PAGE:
“They are literally swamped,” he said. “Plus, the pressures are coming from all sides. It will be very intense.”

Often, the FDA examines vaccine data for a year — or years — before consulting with its advisory committee, experts said.

“If someone says, ‘We are not rushing,’ that is not true,” Baylor said. “They are rushing.”

The FDA will be asking the committee whether the safety and efficacy data of the vaccines justifies the granting of emergency use authorizations, Baylor added. The agency doesn’t have to follow the recommendations of the advisory committee but often does. FDA officials have said it could take a couple of weeks or more for the agency to make a final decision after the advisory committee meets.

The FDA’s emergency use authorization is a temporary approval used to accelerate the availability of medical products during a public health emergency. Such authorizations require less data and can be done far more quickly. Since February, the FDA has used this power to authorize hundreds of coronavirus tests and a few treatments. But it has authorized a vaccine that way only once — in 2005, against anthrax — and that was under sharply different circumstances.

Some experts have expressed qualms about using an emergency authorization for a coronavirus vaccine that will be given to hundreds of millions of people, but such criticism has become more muted as the pandemic has raged, killing thousands of Americans a week.

Peter Marks, director of the FDA center that oversees vaccines, has said he would insist on an emergency standard for a vaccine roughly equivalent to what’s needed for a full licensure.

Even so, the amount of safety data — two months’ follow-up on half of the trials’ participants after their second shots — is less than what is submitted for full approvals. And some questions, such as the duration of protection, can’t be answered now, with such data collected as the trials continue.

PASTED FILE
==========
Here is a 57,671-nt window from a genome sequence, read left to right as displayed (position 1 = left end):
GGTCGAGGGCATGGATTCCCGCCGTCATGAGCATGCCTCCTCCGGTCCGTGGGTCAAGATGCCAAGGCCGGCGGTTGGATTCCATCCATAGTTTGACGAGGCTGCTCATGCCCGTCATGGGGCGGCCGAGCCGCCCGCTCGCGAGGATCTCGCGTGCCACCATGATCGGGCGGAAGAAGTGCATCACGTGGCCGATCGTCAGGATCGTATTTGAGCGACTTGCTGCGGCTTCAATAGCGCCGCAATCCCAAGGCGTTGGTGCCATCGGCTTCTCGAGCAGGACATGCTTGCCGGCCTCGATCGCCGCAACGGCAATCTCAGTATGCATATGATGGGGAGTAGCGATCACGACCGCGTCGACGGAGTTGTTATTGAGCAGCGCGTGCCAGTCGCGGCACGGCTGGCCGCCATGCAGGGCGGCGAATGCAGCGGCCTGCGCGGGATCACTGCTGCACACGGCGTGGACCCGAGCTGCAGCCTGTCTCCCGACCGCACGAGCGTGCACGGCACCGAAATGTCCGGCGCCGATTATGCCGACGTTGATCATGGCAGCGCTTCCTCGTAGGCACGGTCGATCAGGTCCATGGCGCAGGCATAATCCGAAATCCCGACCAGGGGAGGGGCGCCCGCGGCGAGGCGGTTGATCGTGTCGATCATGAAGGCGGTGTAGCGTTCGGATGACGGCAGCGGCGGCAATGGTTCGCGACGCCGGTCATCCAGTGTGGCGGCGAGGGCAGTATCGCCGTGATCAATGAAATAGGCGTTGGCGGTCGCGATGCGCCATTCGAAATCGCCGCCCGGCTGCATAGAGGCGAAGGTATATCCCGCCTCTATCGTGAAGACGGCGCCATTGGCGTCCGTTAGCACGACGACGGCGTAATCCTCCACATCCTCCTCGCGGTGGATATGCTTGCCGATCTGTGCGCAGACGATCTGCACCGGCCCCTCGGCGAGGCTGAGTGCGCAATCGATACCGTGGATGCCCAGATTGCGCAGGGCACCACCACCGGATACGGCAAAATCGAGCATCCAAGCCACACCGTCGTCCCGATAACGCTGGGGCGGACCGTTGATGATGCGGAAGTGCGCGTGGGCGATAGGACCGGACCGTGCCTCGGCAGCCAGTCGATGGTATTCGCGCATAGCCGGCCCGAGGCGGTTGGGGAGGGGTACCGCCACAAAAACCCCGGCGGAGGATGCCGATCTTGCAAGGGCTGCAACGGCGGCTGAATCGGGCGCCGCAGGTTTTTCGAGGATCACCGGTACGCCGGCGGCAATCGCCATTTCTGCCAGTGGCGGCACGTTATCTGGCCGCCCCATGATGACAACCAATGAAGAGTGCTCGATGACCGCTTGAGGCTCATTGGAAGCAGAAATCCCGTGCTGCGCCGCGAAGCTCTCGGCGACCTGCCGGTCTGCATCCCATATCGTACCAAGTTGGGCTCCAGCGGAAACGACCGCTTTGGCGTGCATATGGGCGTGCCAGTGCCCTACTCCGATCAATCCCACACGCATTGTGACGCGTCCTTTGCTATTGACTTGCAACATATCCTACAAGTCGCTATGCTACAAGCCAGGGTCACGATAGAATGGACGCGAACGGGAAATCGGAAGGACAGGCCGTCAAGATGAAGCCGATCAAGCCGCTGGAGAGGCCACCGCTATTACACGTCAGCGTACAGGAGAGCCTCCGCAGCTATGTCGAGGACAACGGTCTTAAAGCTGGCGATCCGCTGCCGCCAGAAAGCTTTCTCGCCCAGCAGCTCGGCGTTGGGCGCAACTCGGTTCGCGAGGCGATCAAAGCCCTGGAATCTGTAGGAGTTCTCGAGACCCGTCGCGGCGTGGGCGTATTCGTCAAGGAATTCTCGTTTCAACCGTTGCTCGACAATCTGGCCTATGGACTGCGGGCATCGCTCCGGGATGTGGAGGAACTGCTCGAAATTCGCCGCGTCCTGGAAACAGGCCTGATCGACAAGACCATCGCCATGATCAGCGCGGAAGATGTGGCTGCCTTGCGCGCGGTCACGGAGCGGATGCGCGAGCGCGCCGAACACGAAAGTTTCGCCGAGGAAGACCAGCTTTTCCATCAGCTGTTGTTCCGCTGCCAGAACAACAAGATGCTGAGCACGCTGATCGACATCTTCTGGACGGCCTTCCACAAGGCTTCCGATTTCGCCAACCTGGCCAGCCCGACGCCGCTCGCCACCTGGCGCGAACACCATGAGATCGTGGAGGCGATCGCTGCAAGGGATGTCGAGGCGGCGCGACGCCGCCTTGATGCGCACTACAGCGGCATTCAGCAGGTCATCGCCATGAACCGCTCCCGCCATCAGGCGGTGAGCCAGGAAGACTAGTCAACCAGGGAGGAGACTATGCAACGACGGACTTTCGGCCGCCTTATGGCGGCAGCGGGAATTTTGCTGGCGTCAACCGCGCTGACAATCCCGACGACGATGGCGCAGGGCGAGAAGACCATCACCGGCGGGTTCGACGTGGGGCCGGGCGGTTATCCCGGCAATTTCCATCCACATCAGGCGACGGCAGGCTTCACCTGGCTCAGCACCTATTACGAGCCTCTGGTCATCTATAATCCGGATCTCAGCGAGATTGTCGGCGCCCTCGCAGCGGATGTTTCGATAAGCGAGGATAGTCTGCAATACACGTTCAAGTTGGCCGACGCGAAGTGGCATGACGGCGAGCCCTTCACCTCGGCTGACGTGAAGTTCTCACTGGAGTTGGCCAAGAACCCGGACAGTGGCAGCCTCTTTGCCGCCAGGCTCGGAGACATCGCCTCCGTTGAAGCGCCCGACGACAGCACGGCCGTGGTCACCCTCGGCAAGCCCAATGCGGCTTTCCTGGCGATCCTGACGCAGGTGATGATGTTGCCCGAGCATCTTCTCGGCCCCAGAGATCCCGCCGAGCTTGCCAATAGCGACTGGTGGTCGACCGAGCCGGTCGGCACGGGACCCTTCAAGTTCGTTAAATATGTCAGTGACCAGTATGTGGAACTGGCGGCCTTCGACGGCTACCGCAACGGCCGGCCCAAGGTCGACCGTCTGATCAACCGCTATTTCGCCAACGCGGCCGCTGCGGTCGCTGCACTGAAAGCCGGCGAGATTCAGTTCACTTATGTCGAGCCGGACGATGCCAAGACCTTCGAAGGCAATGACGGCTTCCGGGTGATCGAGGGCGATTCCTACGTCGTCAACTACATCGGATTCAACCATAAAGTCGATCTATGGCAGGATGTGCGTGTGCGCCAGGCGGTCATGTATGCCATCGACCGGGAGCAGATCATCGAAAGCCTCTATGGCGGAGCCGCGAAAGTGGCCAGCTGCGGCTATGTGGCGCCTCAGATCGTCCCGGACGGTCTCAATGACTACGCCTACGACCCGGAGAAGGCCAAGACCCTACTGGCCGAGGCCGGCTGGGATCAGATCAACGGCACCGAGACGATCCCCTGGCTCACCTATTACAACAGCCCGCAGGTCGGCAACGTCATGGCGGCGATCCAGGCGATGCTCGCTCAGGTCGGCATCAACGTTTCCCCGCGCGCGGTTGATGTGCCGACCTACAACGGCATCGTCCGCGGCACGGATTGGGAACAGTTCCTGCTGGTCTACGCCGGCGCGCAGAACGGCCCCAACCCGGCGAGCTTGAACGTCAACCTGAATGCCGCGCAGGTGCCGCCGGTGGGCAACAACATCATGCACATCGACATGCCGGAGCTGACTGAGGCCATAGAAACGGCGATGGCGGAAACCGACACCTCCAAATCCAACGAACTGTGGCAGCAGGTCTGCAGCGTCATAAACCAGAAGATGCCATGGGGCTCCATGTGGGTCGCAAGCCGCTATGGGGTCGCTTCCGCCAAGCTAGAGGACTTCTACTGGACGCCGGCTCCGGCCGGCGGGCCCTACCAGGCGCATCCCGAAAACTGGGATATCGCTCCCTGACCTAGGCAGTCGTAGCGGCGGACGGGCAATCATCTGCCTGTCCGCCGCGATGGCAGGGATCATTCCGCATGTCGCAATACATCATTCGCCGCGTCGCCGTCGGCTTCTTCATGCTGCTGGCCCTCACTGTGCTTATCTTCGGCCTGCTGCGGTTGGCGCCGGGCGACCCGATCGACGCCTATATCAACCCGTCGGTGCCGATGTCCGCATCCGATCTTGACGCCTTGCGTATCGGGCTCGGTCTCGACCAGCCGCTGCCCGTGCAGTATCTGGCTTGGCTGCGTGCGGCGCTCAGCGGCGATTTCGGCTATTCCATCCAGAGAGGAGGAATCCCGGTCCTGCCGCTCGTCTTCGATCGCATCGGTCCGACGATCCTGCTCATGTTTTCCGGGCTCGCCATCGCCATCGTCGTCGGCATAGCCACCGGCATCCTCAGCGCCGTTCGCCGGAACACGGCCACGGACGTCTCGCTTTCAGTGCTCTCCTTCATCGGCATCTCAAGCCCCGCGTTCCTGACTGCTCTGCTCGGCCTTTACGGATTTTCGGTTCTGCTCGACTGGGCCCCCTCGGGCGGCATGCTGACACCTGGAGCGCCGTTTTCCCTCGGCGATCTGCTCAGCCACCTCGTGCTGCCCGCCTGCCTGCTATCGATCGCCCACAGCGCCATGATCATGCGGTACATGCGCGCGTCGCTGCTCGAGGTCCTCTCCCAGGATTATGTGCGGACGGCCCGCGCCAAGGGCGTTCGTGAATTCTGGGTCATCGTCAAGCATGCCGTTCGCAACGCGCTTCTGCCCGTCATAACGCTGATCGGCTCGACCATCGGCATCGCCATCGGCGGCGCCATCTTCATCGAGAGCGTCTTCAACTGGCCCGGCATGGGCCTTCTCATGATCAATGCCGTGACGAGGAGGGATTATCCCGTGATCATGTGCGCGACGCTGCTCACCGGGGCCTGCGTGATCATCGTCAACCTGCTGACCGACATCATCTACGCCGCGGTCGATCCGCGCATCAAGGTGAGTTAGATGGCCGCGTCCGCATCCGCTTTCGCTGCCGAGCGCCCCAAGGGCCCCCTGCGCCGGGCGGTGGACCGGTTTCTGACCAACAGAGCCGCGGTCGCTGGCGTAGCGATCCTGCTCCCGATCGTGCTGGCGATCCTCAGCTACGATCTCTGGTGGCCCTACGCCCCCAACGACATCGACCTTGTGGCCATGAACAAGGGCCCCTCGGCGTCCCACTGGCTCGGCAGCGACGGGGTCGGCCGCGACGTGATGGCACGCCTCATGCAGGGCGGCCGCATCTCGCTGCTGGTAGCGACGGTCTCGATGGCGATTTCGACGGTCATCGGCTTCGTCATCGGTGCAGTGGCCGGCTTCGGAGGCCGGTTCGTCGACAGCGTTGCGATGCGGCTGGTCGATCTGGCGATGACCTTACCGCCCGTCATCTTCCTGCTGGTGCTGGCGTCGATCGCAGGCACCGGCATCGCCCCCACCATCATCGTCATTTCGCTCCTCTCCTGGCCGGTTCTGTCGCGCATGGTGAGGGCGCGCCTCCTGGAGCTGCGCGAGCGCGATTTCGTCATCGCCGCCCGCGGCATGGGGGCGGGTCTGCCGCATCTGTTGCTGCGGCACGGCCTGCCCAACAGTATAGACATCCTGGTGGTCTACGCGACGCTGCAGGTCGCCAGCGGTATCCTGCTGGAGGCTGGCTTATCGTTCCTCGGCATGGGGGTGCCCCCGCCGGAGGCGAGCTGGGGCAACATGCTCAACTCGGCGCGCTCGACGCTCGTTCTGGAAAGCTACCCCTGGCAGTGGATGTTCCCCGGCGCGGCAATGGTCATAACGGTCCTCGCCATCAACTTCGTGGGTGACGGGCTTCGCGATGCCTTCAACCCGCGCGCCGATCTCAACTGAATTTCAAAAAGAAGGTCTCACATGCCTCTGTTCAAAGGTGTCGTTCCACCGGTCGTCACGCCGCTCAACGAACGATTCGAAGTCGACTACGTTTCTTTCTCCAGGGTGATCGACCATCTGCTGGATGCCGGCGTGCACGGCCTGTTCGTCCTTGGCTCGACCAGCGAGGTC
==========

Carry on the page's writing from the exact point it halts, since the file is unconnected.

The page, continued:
Earlier this week, the FDA said it would publicly disclose reviews of the scientific data used to authorize drugs and vaccines.

That followed criticism, most notably from the Government Accountability Office, that the FDA had not been sufficiently transparent in disclosing the data used to decide whether to grant or revoke authorizations involving coronavirus treatments.

In a briefing on Operation Warp Speed, the government initiative to speed the development and distribution of vaccines, Azar said plans to deploy the shots are coming together rapidly. He said, for example, that nursing homes have flocked to sign up for a program in which pharmacy chains CVS Health and Walgreens administer coronavirus vaccines to residents of long-term care facilities.

“Using pharmacy networks allows us to expand access beyond just stand-alone brick-and-mortar pharmacies, because pharmacists, pharmacy interns and pharmacy technicians also provide vaccinations in places like grocery stores,” Azar said. “The ultimate goal here is to make getting a covid-19 vaccine as convenient as getting a flu shot.”

Eric Topol, director of the Scripps Research Translational Institute, said the vaccine data and other developments in recent days mean that “things are looking up. It’s a really good turning point right now. We are hitting on all cylinders.” In addition to the vaccine data from Pfizer and Moderna, he mentioned the FDA’s authorization of an at-home coronavirus test and its recent greenlighting of the first monoclonal antibody treatment, which is designed to keep people with mild disease out of the hospital.

Siobhán O’Grady and Valerie Strauss contributed to this report.



First Published at www.washingtonpost.com on 2020-11-19 05:30:06